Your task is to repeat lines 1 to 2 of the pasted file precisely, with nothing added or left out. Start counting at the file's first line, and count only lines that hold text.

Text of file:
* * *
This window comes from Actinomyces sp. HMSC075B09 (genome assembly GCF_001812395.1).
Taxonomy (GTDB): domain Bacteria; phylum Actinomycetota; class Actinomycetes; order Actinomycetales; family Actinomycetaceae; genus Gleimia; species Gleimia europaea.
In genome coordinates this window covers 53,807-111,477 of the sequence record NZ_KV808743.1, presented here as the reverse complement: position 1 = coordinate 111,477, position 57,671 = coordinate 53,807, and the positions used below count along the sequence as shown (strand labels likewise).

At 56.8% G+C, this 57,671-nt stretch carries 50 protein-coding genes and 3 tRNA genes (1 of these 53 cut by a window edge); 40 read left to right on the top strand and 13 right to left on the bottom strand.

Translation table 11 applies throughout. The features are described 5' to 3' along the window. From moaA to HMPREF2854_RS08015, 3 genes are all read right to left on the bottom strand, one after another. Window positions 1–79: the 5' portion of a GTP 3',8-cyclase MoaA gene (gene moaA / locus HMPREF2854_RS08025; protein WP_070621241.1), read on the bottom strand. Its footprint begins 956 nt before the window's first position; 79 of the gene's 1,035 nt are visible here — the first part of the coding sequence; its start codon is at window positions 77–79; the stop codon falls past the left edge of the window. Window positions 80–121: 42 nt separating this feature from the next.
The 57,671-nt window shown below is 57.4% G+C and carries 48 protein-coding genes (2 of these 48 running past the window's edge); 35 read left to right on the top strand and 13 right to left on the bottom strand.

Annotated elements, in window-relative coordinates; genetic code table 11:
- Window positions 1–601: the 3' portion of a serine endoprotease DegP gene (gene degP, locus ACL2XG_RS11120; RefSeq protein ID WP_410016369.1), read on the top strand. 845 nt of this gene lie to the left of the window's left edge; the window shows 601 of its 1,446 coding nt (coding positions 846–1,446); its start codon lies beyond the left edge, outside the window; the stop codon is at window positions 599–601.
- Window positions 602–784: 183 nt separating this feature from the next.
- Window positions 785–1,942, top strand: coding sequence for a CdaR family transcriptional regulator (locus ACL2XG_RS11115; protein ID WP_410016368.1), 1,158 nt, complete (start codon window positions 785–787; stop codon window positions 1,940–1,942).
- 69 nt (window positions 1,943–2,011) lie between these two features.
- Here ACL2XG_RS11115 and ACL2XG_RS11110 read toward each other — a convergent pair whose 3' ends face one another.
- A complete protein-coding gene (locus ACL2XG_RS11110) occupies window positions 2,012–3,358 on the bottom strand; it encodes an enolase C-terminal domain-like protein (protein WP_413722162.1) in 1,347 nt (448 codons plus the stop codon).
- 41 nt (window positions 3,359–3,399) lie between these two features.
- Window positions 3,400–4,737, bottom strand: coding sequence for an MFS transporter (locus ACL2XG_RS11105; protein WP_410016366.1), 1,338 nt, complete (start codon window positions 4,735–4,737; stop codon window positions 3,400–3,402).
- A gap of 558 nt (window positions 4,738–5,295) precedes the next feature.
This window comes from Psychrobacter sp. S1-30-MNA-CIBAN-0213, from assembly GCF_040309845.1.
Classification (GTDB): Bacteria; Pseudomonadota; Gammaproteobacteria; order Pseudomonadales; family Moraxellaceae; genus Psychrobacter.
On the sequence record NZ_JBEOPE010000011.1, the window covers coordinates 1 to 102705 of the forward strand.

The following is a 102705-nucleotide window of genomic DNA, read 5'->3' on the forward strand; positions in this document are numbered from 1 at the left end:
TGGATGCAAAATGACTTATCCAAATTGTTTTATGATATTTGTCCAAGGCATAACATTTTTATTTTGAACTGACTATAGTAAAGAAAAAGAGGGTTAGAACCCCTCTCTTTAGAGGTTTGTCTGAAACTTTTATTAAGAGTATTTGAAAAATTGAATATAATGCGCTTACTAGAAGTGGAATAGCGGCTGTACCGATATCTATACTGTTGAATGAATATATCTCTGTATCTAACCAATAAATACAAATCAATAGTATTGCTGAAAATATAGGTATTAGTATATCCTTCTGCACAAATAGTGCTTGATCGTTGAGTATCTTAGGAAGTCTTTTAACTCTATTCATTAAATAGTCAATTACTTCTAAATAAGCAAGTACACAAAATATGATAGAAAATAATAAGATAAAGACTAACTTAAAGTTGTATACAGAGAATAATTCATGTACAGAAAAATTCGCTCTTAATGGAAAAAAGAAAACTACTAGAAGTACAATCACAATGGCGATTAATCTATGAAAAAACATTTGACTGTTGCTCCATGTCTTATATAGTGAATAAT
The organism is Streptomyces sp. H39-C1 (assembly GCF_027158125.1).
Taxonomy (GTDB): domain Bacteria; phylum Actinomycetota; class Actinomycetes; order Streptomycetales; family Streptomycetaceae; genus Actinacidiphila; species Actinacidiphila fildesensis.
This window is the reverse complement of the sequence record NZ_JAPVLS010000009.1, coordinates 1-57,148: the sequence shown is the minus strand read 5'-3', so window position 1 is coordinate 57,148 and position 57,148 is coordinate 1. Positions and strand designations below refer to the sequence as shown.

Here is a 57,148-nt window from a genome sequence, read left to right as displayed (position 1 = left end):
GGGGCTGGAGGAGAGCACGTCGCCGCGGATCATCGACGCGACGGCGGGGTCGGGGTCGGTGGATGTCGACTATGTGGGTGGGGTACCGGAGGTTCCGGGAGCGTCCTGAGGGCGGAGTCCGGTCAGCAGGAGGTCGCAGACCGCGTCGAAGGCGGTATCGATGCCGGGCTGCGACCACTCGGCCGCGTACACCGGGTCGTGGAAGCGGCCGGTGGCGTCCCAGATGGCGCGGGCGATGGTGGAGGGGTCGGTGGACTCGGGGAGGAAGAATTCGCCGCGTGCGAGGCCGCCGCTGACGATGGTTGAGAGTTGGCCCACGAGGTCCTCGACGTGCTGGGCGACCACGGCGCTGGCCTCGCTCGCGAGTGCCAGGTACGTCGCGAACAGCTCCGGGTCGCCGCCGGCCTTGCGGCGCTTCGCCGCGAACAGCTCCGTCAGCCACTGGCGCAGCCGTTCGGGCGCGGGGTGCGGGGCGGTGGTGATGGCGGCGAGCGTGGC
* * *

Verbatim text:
This window comes from Actinomyces sp. HMSC075B09 (genome assembly GCF_001812395.1).
Taxonomy (GTDB): domain Bacteria; phylum Actinomycetota; class Actinomycetes; order Actinomycetales; family Actinomycetaceae; genus Gleimia; species Gleimia europaea.